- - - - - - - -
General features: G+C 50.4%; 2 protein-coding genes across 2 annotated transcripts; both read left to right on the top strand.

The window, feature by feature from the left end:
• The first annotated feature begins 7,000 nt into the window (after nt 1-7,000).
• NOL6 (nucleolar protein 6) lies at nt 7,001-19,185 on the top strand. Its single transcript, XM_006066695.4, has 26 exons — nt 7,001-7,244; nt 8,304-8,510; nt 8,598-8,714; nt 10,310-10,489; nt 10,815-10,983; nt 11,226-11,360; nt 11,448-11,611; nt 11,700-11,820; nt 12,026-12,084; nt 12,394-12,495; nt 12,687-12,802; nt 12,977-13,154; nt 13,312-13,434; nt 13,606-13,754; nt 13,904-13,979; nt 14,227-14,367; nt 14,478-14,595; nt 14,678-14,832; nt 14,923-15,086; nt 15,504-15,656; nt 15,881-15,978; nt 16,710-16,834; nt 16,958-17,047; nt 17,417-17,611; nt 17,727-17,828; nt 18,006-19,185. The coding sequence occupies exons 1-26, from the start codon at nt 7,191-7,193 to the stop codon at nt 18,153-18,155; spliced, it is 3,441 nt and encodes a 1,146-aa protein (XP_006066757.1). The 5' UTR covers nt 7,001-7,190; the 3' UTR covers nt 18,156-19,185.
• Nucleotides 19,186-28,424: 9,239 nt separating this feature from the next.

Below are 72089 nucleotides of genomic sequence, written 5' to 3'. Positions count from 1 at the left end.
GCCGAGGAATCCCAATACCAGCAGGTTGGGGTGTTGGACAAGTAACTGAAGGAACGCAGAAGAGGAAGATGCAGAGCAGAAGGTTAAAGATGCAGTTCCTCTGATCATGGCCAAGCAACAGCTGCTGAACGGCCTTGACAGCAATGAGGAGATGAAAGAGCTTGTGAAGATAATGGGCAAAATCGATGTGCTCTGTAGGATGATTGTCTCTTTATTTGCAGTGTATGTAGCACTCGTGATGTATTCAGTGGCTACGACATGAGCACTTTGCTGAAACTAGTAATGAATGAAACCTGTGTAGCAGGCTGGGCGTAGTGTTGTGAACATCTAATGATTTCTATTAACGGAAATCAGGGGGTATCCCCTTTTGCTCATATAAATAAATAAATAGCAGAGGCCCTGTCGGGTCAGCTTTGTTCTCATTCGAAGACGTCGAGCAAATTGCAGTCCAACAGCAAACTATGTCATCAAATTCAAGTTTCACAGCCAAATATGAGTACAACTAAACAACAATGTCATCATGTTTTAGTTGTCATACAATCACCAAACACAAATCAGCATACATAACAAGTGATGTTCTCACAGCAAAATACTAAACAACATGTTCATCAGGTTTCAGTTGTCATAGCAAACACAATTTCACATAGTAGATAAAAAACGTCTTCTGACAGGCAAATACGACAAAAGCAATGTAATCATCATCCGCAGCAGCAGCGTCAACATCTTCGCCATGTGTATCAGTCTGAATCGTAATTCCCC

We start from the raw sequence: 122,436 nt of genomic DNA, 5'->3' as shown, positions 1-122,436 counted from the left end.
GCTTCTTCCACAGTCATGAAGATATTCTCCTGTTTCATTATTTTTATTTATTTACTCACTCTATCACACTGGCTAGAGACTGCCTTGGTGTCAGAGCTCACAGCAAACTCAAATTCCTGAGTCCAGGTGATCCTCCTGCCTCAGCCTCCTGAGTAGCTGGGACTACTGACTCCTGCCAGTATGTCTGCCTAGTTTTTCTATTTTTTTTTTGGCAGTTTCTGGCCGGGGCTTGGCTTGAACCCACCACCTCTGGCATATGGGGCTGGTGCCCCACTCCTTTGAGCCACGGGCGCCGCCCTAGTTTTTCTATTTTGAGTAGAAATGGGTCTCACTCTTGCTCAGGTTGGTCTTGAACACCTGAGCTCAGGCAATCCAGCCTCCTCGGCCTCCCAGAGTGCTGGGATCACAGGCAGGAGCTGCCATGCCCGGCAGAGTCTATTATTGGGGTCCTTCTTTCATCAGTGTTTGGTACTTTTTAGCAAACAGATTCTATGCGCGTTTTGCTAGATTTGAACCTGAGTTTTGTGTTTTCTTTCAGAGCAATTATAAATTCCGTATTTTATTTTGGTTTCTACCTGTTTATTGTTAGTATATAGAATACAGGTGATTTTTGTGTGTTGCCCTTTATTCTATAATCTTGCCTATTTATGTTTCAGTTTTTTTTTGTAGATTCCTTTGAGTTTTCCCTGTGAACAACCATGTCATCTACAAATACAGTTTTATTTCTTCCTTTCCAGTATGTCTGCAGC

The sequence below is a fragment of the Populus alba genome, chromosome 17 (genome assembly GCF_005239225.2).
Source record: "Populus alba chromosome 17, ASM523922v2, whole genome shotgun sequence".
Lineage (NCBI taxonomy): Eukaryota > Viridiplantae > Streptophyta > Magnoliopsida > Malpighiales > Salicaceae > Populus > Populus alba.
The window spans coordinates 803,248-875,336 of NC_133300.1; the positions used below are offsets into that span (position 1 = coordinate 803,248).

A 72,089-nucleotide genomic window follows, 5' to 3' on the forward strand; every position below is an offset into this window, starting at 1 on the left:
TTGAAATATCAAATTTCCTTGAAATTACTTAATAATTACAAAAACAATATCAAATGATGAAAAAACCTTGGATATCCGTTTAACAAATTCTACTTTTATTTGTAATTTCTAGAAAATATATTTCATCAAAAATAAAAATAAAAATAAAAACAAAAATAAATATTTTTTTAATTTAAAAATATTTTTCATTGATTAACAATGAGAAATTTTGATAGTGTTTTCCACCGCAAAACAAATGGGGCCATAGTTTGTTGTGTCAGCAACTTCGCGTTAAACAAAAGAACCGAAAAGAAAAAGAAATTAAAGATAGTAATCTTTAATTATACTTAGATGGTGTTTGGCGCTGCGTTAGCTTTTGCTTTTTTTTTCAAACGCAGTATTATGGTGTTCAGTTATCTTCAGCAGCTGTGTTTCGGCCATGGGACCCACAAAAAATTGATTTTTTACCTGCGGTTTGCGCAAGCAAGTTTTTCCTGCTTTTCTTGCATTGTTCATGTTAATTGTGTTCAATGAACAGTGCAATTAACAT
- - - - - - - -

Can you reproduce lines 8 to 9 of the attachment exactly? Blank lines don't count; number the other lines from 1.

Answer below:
We start from the raw sequence: 122,436 nt of genomic DNA, 5'->3' as shown, positions 1-122,436 counted from the left end.
GCTTCTTCCACAGTCATGAAGATATTCTCCTGTTTCATTATTTTTATTTATTTACTCACTCTATCACACTGGCTAGAGACTGCCTTGGTGTCAGAGCTCACAGCAAACTCAAATTCCTGAGTCCAGGTGATCCTCCTGCCTCAGCCTCCTGAGTAGCTGGGACTACTGACTCCTGCCAGTATGTCTGCCTAGTTTTTCTATTTTTTTTTTGGCAGTTTCTGGCCGGGGCTTGGCTTGAACCCACCACCTCTGGCATATGGGGCTGGTGCCCCACTCCTTTGAGCCACGGGCGCCGCCCTAGTTTTTCTATTTTGAGTAGAAATGGGTCTCACTCTTGCTCAGGTTGGTCTTGAACACCTGAGCTCAGGCAATCCAGCCTCCTCGGCCTCCCAGAGTGCTGGGATCACAGGCAGGAGCTGCCATGCCCGGCAGAGTCTATTATTGGGGTCCTTCTTTCATCAGTGTTTGGTACTTTTTAGCAAACAGATTCTATGCGCGTTTTGCTAGATTTGAACCTGAGTTTTGTGTTTTCTTTCAGAGCAATTATAAATTCCGTATTTTATTTTGGTTTCTACCTGTTTATTGTTAGTATATAGAATACAGGTGATTTTTGTGTGTTGCCCTTTATTCTATAATCTTGCCTATTTATGTTTCAGTTTTTTTTTGTAGATTCCTTTGAGTTTTCCCTGTGAACAACCATGTCATCTACAAATACAGTTTTATTTCTTCCTTTCCAGTATGTCTGCAGC